The volatility that dairy markets have experienced over the last several months continues. That’s because the balance between milk supplies and domestic and international demand for dairy products is precarious, making it difficult to confidently project future milk prices. Additionally, there have been large events outside the dairy industry that have led to market participants facing even more uncertainty.
There are signs that the structure of the dairy industry continues to evolve in ways that will only amplify milk price volatility. Domestic milk supplies respond quickly with more milk in periods of profitability, while milk supplies rarely move lower when there is a lack of profitability. It would appear that milk supplies are much more inelastic in periods of low profitability, thereby further elevating milk price volatility relative to the past.Demand for milk to be processed into dairy products also seems less responsive to milk prices as other costs have captured a growing share of the consumer dollar. With the potential that both supply and demand are more inelastic, it implies that price volatility will remain.
Perhaps the best approach in forecasting milk prices is to first identify the major drivers of future milk prices. Although these significant drivers appear to be in better balance than in the recent past, a wide range remains around future milk prices. The drivers of milk prices have not changed appreciably . . . domestic milk supplies, domestic dairy product demand, and international dairy product demand remain the significant areas determining milk price movement. Forecasts that miss the mark in any of these categories, even by relatively small amounts, will likely lead to poor price projections.
Domestic milk growth slowing
The September USDA Milk Production report gave some positive news for milk prices, provided that the trend in the August data continues. The 19,000 head reduction in the U.S. cow inventory from July to August 2021 was the largest since September 2018. This is the third consecutive month of declining dairy cow inventory. August milk production grew by 1.1% versus a year ago, with the smallest monthly average gain since June 2020.
The figure shows that annual milk production growth will exceed 2% for the second consecutive year once 2021 comes to a close. Years of milk production growth in excess of 2% shown on the graphic have typically been accompanied by falling milk prices.
Although the recent USDA monthly outlook has reduced the 2021 to 2022 crop year prices for corn and soybeans, they are projected to remain above recent historical levels moving into next year. Overall, feed costs have risen by more than 30% over the past year due to dry weather in some parts of the country and strong demand for corn and soybeans. These higher feed costs, coupled with the recent reduction in monthly milk production growth, will likely result in a slowdown of milk production growth in 2022 to less than 1.5%.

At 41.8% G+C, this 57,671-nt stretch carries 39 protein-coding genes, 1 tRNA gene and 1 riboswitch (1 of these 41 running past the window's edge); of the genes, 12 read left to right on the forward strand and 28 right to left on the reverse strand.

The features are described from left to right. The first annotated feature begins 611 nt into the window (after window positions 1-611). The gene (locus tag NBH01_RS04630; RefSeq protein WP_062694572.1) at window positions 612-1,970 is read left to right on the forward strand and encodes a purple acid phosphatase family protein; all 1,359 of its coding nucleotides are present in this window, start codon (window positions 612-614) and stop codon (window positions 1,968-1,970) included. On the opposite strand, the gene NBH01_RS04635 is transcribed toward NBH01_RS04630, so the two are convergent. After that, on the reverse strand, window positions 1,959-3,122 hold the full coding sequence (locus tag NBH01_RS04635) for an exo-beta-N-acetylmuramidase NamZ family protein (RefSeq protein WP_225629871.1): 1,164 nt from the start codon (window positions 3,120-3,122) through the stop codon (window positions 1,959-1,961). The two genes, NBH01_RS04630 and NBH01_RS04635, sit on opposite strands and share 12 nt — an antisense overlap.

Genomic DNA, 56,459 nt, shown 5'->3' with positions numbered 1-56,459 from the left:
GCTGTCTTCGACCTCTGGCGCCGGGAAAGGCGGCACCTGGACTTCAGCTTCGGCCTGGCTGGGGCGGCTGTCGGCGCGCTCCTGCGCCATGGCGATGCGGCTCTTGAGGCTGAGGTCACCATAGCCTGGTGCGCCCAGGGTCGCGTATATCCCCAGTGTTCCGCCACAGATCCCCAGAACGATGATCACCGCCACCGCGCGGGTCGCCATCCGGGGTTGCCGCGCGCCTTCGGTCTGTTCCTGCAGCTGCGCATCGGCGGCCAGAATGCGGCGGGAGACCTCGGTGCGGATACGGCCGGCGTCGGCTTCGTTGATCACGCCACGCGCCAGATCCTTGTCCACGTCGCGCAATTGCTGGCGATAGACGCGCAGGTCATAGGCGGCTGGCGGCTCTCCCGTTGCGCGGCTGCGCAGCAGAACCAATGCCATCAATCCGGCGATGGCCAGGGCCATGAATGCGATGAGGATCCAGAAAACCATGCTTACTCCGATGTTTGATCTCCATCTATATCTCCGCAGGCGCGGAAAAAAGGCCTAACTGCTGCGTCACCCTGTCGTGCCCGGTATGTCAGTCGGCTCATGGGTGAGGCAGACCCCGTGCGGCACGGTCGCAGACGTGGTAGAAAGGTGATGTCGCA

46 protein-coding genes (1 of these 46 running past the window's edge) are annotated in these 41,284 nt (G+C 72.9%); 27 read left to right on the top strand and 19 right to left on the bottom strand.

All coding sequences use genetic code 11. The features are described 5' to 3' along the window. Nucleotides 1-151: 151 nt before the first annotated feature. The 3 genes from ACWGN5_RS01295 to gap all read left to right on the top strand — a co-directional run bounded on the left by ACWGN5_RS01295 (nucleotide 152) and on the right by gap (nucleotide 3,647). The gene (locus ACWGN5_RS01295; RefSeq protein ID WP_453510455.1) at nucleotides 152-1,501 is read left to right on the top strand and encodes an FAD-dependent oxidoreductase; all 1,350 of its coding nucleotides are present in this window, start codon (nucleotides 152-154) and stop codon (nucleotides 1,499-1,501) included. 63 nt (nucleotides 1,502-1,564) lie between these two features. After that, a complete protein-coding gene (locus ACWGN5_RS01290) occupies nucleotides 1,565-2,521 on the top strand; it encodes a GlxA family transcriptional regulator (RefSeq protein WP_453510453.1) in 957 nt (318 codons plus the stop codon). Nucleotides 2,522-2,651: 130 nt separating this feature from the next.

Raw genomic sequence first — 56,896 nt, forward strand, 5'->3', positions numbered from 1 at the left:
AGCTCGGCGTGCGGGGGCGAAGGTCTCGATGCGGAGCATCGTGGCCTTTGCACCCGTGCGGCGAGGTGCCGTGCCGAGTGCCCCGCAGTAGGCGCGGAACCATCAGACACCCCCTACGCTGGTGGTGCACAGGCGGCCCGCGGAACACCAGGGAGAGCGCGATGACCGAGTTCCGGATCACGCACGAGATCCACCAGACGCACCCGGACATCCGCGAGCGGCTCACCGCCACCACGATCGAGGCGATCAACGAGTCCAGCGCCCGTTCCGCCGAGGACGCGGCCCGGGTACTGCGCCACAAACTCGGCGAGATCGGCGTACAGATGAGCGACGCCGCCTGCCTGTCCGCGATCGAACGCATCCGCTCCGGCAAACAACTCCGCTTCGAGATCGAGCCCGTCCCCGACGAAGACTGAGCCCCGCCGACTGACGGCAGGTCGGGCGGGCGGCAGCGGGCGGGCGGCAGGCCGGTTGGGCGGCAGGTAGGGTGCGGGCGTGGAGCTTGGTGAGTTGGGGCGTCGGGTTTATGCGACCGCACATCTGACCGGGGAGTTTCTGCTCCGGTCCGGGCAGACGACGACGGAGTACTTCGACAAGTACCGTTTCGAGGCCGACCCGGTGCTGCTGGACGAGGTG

Exports are crucial
The value of U.S. dairy exports has been one of the important factors in milk prices movement. The figure found at the bottom of page 617 that in years like 2009 and 2015 . . . when the value of U.S. dairy exports falls by more than 20% from the previous year . . . the U.S. All-Milk price fell by a similar percentage. In years like 2004, 2007, and 2010, when the value of U.S. dairy exports grew by more than 40%, U.S. All-Milk prices rose by historically large amounts. The correlation between the percentage change in All-Milk prices and the percentage change in the value of U.S. dairy exports is strong at 0.84.
In looking ahead to 2022, it appears the value of U.S. dairy exports will grow as global demand continues to recover from the pandemic. However, sales to international customers could face some headwinds as other exporters show modest recoveries in milk supplies in 2022. Also, China remains critical to the outlook for U.S. milk powder exports in the coming year.
Domestic dairy product demand has been strong in 2021. American cheese consumption averaged nearly 7% above a year ago for the first seven months of 2021, even though the Food Box program created some strong consumption in 2020. Butter consumption has averaged 1% growth over the same period. Only fluid milk consumption has fallen in 2021.
The recovery in the U.S. economy from the pandemic continues. Still, the economy remains a source of uncertainty in 2022 as additional cases of COVID-19 this year have slowed recovery in some parts of the country. In addition, 2022 consumer spending remains unknown as federal stimulus payments likely move lower.
The combined effect of the expected supply and demand conditions for 2022 leads to U.S. farmers experiencing All-Milk prices that are unchanged to slightly higher in 2022 relative to this year. This forecast depends on slowing domestic milk supplies coupled with continued strength in export and domestic demand. If any of these projections fail to materialize, a different milk price path likely will result.
More robust export demand from countries such as China, or U.S. milk production growth of less than 1%, could push milk prices even higher in 2022. On the flip side, another year of 2% milk production growth could place downward pressure on milk prices in 2022.
From January 2017 through July 2021, the U.S. All-Milk price has averaged 12 cents below $18 per hundredweight if March and April 2020 are excluded. However, state-by-state results can be very different depending on how their milk is utilized.
Even if milk prices are higher in 2022, the bottom line for producers may move lower as price gains are offset by higher feed and labor costs.